GREG ALVAREZ, Writer and Content Manager for AWEA
Kansas has long been one of America’s wind power leaders; its installed capacity has doubled four times in the last 10 years, and it’s about to double again. In 2015, wind supplied nearly 24% of the state’s electricity, and according to Gov. Sam Brownback, that number will exceed 30% in 2016.
And reaching 50% may not be far off.
Speaking at the American Council on Renewable Energy’s (ACORE) recent Renewable Energy Finance Forum, Gov. Brownback said he believes generating half of Kansas’s electricity using wind is “doable” and he expects it to happen. He noted that Kanas is “going to be aggressively recruiting and working with [wind] companies,” and working on transmission build-out to better enable the wind industry to grow even faster.
“Building a world-class wind industry in Kansas has demonstrated that a market-driven approach to renewable energy can and will benefit industry and consumers alike,” he explained.
Kansas has proven it can quickly develop its wind power potential. In 2011, wind created only 8% of the state’s electricity, only a third of what it does today.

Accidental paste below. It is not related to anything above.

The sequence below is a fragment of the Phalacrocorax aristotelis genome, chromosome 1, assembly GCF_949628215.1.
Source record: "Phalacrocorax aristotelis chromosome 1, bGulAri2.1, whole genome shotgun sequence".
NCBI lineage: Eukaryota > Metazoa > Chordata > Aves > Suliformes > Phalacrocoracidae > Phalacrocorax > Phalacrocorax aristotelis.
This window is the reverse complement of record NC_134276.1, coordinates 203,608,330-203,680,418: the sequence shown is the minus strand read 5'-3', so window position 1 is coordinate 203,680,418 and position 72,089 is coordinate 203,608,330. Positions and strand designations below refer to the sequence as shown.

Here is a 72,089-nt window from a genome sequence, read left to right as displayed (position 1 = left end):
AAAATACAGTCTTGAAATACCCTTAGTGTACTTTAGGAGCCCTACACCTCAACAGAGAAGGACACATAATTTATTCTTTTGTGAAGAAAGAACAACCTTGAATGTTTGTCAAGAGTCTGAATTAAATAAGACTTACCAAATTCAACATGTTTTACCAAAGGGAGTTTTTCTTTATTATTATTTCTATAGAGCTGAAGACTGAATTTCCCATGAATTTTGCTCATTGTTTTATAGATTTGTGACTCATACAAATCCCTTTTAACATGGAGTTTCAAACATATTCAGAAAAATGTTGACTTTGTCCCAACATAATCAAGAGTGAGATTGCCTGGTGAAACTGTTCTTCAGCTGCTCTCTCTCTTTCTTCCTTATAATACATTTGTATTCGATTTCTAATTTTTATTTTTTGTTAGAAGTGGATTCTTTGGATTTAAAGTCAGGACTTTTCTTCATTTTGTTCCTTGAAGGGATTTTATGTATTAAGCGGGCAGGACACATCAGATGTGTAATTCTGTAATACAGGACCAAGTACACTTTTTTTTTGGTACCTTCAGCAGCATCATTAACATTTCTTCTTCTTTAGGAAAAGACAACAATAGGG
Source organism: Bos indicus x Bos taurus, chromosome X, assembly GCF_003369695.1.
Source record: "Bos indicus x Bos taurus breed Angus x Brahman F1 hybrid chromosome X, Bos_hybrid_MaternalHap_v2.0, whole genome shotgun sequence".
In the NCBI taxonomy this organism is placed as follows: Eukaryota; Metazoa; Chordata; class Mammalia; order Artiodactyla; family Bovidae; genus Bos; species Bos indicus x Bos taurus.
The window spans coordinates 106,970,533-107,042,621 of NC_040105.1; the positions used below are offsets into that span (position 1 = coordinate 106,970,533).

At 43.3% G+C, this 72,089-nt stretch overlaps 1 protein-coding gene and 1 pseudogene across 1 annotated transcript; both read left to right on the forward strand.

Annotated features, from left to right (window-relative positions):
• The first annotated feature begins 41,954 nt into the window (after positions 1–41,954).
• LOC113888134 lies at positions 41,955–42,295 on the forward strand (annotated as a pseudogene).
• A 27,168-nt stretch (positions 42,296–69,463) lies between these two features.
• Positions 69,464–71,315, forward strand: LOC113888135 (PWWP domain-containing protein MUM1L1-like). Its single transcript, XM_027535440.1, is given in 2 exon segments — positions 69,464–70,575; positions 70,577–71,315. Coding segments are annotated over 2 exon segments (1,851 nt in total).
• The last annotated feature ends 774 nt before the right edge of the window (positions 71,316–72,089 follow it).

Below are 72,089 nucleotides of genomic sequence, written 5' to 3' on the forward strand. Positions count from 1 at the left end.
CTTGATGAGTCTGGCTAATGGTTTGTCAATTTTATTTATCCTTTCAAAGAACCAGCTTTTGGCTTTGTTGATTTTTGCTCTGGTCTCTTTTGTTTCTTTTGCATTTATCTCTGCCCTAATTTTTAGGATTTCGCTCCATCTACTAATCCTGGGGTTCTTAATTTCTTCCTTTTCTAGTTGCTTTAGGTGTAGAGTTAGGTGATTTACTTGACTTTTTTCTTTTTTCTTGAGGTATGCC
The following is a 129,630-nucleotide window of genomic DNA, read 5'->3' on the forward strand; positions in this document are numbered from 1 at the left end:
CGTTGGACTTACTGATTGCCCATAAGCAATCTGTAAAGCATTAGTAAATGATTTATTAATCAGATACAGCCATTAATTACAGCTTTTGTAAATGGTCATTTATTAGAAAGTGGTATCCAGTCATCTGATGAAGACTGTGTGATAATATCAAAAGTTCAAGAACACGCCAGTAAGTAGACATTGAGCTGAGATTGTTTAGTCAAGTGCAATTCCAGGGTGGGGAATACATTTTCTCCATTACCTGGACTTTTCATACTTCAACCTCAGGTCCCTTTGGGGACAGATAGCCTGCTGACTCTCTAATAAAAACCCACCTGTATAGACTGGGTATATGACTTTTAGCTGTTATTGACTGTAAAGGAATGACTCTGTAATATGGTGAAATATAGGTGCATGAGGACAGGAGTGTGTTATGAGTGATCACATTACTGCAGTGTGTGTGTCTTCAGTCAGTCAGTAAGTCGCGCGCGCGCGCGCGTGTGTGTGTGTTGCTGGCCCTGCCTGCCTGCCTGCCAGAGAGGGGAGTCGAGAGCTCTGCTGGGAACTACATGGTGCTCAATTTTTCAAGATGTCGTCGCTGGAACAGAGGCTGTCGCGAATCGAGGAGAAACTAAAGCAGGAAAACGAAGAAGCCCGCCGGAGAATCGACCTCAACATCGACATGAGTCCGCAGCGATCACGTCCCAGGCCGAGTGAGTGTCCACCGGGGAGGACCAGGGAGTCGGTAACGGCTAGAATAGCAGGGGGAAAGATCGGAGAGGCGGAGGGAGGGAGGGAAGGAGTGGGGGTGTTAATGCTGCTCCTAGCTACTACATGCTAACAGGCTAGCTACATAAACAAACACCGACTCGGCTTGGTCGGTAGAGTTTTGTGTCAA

This growth has been good for the state’s families and businesses, helping them keep more money in their pockets while supporting up to 6,000 well-paying jobs. Through 2050, wind could save consumers over $1.6 billion on their electric bills, on top of nearly $4 billion in savings resulting from protection against conventional fuel price fluctuations.
Continuing to develop its wind resources will bring more of these benefits to Kansas. Growing wind energy to supply 50 percent of its electricity will attract over $4.5 billion into the state’s economy, according to ACORE.
“We’ve seen massive investment [in wind] and we want to see that continue to take place and grow even faster,” Brownback said, recognizing how wind power has helped strengthen communities throughout the state.